Download information about grey squirrel policy from the Forestry Commission website (PDF, 805KB).

Download information about grey squirrel control in England from the Forestry Commission website (PDF, 1.7MB).

See guidance on managing urban grey squirrel problems on the Natural England website.

The native red squirrel has been in decline for decades. This is believed to be due to competition with, and disease spread from, grey squirrels.

Red squirrels and their places of shelter or protection receive full protection under the Wildlife and Countryside Act 1981 (as amended). This makes it an offence to intentionally capture, injure or kill them - or to intentionally or recklessly damage, destroy, disturb or obstruct any place they use for shelter or protection.

See advice, licensing and legislation relating to red squirrels on the Natural England website.

Managing mice, rats, moles and edible dormice

Rats and mice are attracted to farms and farm buildings because of the amounts of grain and other feedstuffs that are available. Spillage of such material and amount of cover available should be minimised to reduce the risk of rodent infestation. Both species are carriers of disease, so as well as the loss of feedstuffs, there is also a risk of contamination of feed and disease spread.

The Prevention of Damage by Pests Act 1949 made local authorities responsible for keeping their districts free, as far as is practical, of rodents, and requires occupiers of non-agricultural land to tell their local authority if substantial numbers of rats or mice are on their land.

As a farmer or agricultural land owner, you don’t need to notify your local authority if there are rodents on your land. However, the authority can demand that you control rodent infestations or, if you fail to do so, can carry out control themselves and charge you for the work.

Read information about the control and management of house mice on the Natural England website.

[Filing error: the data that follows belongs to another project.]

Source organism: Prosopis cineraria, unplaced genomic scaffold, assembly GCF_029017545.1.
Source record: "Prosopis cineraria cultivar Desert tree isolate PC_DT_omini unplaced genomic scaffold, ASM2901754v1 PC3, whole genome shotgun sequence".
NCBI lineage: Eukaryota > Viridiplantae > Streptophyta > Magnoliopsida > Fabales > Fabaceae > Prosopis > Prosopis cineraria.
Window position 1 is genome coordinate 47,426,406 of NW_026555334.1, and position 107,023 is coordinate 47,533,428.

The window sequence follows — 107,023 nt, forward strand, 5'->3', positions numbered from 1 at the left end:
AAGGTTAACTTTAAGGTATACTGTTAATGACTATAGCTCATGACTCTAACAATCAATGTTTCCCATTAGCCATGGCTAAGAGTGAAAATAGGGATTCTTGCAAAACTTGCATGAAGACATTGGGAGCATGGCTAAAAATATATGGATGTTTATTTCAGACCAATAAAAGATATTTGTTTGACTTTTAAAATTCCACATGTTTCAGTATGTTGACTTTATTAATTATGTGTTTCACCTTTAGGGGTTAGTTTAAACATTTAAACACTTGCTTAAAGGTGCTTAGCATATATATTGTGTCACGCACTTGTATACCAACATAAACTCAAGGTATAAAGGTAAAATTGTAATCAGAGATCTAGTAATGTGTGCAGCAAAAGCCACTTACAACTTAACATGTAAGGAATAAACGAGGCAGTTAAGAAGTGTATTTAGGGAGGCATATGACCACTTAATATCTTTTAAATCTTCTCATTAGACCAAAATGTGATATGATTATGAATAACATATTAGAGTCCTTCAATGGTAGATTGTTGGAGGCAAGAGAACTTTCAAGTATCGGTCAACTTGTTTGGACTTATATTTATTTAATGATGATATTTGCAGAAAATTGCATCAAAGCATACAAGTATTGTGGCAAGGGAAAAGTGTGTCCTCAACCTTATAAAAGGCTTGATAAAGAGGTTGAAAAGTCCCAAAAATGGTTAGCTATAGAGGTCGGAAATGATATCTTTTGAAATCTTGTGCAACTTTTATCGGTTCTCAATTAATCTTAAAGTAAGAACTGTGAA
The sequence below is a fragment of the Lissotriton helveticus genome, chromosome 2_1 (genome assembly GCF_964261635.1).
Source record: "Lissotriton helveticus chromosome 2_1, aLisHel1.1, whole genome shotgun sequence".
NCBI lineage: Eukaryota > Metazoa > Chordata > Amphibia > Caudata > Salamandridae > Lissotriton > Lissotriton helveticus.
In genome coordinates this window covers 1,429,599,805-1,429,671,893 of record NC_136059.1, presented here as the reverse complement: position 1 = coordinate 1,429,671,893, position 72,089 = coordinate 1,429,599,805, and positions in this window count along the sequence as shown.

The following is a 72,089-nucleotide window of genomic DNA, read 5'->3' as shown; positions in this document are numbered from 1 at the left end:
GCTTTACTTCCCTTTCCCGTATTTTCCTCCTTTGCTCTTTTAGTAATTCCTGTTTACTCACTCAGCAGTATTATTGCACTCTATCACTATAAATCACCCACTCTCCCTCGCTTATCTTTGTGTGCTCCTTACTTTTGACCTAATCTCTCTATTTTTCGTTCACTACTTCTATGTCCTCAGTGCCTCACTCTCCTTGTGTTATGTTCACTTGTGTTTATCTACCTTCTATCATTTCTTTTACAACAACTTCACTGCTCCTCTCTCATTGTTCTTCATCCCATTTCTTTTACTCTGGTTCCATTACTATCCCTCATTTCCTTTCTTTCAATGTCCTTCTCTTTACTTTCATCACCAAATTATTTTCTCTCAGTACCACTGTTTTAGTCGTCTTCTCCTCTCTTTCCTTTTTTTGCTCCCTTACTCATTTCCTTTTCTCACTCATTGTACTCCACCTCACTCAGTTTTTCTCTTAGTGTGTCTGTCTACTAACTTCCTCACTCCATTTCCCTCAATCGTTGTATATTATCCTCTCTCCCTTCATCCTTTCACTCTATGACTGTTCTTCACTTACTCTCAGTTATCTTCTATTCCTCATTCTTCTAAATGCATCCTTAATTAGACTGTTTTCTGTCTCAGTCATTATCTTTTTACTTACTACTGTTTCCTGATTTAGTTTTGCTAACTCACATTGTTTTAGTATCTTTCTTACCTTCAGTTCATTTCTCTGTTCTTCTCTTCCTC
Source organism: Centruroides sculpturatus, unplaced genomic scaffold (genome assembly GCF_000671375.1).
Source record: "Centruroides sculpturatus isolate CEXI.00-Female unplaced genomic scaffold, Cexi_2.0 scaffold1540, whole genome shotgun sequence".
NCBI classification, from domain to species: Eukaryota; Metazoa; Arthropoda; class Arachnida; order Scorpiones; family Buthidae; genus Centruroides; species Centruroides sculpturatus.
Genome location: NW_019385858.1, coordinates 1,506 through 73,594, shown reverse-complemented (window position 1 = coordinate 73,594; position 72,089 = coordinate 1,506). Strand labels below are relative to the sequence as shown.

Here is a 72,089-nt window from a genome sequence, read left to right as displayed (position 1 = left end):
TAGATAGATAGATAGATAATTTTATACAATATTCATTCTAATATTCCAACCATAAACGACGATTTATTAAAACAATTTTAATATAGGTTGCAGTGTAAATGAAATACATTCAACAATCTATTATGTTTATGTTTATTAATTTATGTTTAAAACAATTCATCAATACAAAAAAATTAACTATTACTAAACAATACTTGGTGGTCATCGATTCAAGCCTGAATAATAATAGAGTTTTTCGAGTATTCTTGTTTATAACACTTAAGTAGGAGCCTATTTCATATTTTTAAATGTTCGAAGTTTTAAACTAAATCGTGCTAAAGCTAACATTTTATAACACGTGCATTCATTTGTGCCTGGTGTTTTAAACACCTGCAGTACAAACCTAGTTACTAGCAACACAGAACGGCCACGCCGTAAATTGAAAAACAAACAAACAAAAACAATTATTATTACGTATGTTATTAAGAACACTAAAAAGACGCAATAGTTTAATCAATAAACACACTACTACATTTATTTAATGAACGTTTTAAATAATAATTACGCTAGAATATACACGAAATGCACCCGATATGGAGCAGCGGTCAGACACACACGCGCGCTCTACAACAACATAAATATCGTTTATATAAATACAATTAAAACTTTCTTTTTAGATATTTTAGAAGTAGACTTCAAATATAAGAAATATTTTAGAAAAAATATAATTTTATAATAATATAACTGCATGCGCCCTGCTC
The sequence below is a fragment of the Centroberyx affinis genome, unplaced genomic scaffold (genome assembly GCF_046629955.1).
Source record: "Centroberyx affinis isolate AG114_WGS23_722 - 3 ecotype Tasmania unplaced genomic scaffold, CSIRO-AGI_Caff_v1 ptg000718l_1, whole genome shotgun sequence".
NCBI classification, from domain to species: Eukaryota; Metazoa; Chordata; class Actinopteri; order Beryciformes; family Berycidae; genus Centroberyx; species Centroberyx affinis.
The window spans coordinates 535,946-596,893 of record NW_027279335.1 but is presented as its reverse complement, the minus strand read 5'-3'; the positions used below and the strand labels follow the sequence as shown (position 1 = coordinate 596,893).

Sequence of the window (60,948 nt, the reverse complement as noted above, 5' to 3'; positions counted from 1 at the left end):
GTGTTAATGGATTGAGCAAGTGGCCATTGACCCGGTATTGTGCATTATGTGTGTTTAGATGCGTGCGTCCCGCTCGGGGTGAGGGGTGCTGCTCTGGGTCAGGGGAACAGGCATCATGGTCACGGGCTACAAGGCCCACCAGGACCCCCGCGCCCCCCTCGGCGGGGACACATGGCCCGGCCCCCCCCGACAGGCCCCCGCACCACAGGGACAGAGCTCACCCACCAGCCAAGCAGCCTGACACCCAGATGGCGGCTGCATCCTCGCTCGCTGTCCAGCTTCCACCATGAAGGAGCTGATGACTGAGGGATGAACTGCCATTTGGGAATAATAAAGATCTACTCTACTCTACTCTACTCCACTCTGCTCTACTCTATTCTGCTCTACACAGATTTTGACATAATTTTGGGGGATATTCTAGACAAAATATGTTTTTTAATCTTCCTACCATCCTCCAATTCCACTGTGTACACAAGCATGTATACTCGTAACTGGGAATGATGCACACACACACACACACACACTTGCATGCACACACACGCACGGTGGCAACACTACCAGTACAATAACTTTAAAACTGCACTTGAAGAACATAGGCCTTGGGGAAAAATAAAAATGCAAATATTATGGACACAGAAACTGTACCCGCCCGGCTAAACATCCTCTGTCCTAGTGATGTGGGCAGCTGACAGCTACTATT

See information on the control and management of rats on the Natural England website.

Moles

The mole’s tunneling activities can cause damage to your property in several ways:

  • contamination of grass by soil - leading to poor quality silage
  • damage to grass-cutting machinery
  • root disturbance - leading to poor plant growth

Moles do not have any specific legal protection. They only have basic protection from cruelty under the Wild Mammals Protection Act 1996 and Animal Welfare Act 2006.

If you have moles on your farm, you will need to decide if they are causing sufficient damage to justify taking action. If you do feel that you need to control them, then trapping or gassing with aluminium phosphide are the two methods usually used.

See advice, licensing and legislation relating to moles on the Natural England website.

Edible dormice

The edible dormouse can cause serious damage - for example, by stripping the bark from trees or gnawing electric cables in roof spaces. It is also known as the fat dormouse and is protected against certain methods of killing or taking by the Wildlife and Countryside Act 1981 (as amended).

Farmers and other land owners may kill or take edible dormice by any non-prohibited method - such as shooting - without the need for a licence. Natural England has issued a class licence to allow the use of cage traps or certain spring-traps to control edible dormice. Under this licence, these methods can be used for the purposes of preserving public health and safety or to prevent serious damage to crops, fruit, foodstuffs for livestock and growing timber. Anyone wishing to use this class licence must register first with Natural England. If action cannot be taken under the class licence an individual licence can be applied for.

See advice, licensing and legislation relating to edible dormice on the Natural England website.

Setting and using approved spring traps

Certain spring traps are approved for the trapping of rats, edible dormice and other small mammals by the Spring Traps Approval Order 1995 and its later variation Orders.

All approved traps must be set so as not to attract or kill other species, eg in a sewer, drainpipe, or similar structure, in the case of rats, and used in accordance with the instructions (if any) as provided by the manufacturer.

Managing wild deer

There are six species of deer present in the UK. These are:

  • roe deer
  • red deer
  • fallow deer
  • sika deer
  • muntjac deer
  • Chinese water deer

The Deer Act 1991 (as amended) deals with deer and deer management. It sets close seasons for all wild deer - except muntjac - and bans certain methods of taking or killing deer, including specifying what firearms can be legally used.

An adequate yearly cull is the best long-term solution to reduce the damage caused by local deer populations. This is best achieved through a co-ordinated cull undertaken in collaboration with a local Deer Management Group (DMG).

Download information about DMGs from the Deer Initiative website (PDF, 1.4MB).